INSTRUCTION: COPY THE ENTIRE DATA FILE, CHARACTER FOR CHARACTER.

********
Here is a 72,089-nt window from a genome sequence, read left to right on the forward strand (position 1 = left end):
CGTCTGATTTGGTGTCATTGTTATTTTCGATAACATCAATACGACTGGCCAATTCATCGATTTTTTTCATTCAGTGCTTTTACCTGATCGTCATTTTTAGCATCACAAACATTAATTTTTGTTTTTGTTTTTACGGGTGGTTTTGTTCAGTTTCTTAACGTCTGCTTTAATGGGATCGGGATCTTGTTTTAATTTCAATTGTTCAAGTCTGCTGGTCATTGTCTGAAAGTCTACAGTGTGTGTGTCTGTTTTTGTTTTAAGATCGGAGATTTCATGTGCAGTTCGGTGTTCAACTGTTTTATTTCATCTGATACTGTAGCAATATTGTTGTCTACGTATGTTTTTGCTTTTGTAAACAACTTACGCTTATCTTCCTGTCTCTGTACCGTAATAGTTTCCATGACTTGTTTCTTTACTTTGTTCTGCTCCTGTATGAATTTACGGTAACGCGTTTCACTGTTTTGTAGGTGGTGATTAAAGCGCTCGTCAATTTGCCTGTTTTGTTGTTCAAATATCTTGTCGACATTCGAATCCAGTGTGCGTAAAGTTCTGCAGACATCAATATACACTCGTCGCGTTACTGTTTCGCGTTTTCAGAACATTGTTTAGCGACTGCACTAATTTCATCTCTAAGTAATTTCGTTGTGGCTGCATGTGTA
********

Here is a 72,089-nt window from a genome sequence, read left to right on the forward strand (position 1 = left end):
CGTCTGATTTGGTGTCATTGTTATTTTCGATAACATCAATACGACTGGCCAATTCATCGATTTTTTTCATTCAGTGCTTTTACCTGATCGTCATTTTTAGCATCACAAACATTAATTTTTGTTTTTGTTTTTACGGGTGGTTTTGTTCAGTTTCTTAACGTCTGCTTTAATGGGATCGGGATCTTGTTTTAATTTCAATTGTTCAAGTCTGCTGGTCATTGTCTGAAAGTCTACAGTGTGTGTGTCTGTTTTTGTTTTAAGATCGGAGATTTCATGTGCAGTTCGGTGTTCAACTGTTTTATTTCATCTGATACTGTAGCAATATTGTTGTCTACGTATGTTTTTGCTTTTGTAAACAACTTACGCTTATCTTCCTGTCTCTGTACCGTAATAGTTTCCATGACTTGTTTCTTTACTTTGTTCTGCTCCTGTATGAATTTACGGTAACGCGTTTCACTGTTTTGTAGGTGGTGATTAAAGCGCTCGTCAATTTGCCTGTTTTGTTGTTCAAATATCTTGTCGACATTCGAATCCAGTGTGCGTAAAGTTCTGCAGACATCAATATACACTCGTCGCGTTACTGTTTCGCGTTTTCAGAACATTGTTTAGCGACTGCACTAATTTCATCTCTAAGTAATTTCGTTGTGGCTGCATGTGTA